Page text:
Azerbaijan International

Winter 2005 (13.4)


atakhan pashayev
In December 2005, the National Archives of Azerbaijan celebrated its 85th Jubilee. This invaluable treasury of historical documents was originally established by decree of Nariman Narimanov when the Bolsheviks took power in Azerbaijan. Here Archives Director Atakhan Pashayev describes the controversy that surrounds Narimanov, who, in 1925, became among the first of Stalin's assistants to die. Page 36. The Archives Jubilee coincided with the publication of our 50th issue so Editor Betty Blair presented an entire set of the magazines-nearly 5,000 pages of text in English - in deepest appreciation for all their support since 1993.

Gulhusein Huseinoghlu, 82, was released from the Gulag half a century ago. For years, he's been promising friends and family that he's going write his own memoirs. What a rare contribution to Azerbaijan's history it would be. Gulhusein's mind is extremely sharp and active, and the distance of years has given him as a professional writer a remarkable perspective on this dark period of Soviet history. When we started working on this issue, Gulhusein had stopped giving interviews to journalists. Fortunately, Fatma Alasgarova (below) convinced him to meet with us. Her late husband Azer had been exiled along with him. Page 52.

fatma alasgarova
Fatma Alasgarova had only been married four months when her husband Azer, 22, was arrested and sentenced to 25 years in exile. Like many other women in similar circumstances, she was pressured by her family to divorce and move on with her life. Confused and depressed, she eventually gave in to her family. Fortunately, Azer survived the Gulag. When Stalin died, Azer's term was shortened. In 1955, he returned to Baku after only seven years' imprisonment. Realizing that they still loved each other, Azer and Fatma remarried. Fatma confesses: "I'm so proud to have been Azer's wife. He was a man who stood up for what he believed, despite the tremendous cost". Page 58.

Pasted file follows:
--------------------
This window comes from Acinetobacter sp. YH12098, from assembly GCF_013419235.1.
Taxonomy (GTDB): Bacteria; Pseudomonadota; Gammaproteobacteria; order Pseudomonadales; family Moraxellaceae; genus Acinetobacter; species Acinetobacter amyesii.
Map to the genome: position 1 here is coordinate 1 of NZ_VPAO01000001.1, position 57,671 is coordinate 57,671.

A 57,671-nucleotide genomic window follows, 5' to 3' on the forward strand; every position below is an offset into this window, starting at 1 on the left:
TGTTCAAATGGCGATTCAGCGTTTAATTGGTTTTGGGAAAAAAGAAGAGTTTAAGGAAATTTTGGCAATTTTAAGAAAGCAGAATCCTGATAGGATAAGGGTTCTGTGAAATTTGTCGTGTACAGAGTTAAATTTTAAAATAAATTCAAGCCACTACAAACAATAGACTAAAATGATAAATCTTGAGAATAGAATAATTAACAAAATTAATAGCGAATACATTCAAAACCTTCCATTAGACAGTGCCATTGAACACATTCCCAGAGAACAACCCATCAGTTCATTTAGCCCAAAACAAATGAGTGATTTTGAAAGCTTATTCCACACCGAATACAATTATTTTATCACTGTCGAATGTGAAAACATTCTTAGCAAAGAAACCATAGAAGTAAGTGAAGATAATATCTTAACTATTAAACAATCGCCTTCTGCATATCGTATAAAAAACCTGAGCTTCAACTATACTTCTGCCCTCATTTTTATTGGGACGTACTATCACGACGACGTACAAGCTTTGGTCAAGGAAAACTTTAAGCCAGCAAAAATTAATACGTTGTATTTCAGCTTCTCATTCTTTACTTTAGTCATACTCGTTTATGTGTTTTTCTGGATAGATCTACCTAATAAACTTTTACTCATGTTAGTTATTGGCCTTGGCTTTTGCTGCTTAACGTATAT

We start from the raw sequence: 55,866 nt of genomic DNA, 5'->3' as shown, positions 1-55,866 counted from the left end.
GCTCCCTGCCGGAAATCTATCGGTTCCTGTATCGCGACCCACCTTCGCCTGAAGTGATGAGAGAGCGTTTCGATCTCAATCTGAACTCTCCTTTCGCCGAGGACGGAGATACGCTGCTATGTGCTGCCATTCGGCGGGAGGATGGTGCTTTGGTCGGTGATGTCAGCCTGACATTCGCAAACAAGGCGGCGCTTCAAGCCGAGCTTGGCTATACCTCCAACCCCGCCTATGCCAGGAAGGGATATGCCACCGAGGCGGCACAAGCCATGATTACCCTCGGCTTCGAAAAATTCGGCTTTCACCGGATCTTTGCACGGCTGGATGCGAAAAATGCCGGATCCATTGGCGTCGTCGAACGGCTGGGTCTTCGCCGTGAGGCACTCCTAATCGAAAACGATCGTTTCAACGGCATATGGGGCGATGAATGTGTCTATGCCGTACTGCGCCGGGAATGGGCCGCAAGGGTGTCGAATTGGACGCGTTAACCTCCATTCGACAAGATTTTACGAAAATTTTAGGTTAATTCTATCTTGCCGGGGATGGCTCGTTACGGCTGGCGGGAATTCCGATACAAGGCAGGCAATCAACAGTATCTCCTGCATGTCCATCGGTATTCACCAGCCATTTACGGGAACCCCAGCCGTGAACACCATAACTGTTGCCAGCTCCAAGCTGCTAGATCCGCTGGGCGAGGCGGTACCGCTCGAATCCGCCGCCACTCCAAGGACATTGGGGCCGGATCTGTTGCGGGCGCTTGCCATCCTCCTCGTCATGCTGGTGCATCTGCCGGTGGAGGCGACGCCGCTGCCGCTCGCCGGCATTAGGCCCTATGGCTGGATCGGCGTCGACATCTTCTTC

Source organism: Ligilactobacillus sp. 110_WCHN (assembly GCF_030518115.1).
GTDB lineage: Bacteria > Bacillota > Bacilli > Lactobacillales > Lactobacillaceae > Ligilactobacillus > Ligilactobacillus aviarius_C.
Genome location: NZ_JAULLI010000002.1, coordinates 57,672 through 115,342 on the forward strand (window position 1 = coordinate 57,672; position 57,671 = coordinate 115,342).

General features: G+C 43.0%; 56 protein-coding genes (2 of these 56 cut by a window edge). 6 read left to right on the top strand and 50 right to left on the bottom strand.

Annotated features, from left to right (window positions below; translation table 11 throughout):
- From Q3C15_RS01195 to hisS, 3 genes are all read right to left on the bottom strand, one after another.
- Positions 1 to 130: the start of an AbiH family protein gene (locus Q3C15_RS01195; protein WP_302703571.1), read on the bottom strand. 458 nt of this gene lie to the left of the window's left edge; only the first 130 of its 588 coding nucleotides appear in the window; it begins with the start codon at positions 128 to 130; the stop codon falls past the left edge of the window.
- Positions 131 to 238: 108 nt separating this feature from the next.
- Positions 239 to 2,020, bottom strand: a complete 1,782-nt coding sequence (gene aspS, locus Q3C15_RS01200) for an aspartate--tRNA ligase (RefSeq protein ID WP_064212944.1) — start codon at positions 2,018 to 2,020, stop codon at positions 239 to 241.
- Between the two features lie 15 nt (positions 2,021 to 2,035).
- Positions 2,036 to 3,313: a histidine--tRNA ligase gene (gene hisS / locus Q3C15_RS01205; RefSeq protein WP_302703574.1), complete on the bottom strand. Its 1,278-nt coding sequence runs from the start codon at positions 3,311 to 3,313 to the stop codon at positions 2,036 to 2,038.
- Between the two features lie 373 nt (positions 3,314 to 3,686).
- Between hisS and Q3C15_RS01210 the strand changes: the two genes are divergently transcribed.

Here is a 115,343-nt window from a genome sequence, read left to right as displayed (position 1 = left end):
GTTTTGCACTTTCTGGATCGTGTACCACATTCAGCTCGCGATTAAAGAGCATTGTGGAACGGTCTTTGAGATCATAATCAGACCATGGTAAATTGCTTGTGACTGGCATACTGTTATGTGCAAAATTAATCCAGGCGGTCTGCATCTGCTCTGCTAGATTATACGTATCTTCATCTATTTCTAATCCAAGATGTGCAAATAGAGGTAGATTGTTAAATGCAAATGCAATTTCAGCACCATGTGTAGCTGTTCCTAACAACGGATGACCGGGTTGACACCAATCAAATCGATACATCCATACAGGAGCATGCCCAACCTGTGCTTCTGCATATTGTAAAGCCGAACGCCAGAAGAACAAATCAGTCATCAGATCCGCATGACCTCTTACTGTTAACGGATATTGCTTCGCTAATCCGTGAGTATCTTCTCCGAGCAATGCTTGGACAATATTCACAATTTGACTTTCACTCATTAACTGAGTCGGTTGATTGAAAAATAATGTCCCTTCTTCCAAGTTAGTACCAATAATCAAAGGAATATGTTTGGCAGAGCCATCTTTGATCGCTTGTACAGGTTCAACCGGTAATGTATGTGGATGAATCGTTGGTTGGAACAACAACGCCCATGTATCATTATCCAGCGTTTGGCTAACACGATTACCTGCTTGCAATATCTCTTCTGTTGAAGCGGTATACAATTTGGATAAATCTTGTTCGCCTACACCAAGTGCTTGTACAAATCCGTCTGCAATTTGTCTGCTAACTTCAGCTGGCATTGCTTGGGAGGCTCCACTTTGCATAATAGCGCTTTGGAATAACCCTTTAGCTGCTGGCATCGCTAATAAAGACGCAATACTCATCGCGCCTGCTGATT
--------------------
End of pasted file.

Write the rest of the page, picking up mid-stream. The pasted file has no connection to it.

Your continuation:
fuad mustafayev
Fuad Mustafayev was only 13 years old when Stalin crushed his older brother Chingiz, 19, and "wanna-be" activist friends. Fuad, now 75, has carried on his brother's legacy by raising three sons, who are all involved in media: Seyfulla and Vahid direct ANS Group-television, radio and print. Son Chingiz was killed filming the Karabakh war in 1992. The first Chingiz so desperately wanted to know what was going on in the world by listening to short-wave radio; the next generation of Mustafayevs have totally committed their lives to providing alternative news sources; breaking the latest news in Azerbaijan. Page 68.

Aydin Vahidov was only 23 when arrested as a member of a group that had disbanded four years earlier. Today, only he and Gulhusein remain from those original seven members. Aydin was lucky to use his training as an engineer in the Gulag. His interview here is marked by a quiet optimism, intent on finding goodness even in the midst of hell. Aydin graciously assented to this interview even though he could barely raise his voice above a whisper from his bed. He says: "Our people should know that there were people who fought for the independence of our Republic-for their independence. We always knew that Azerbaijan would be independent one day." Page 64.

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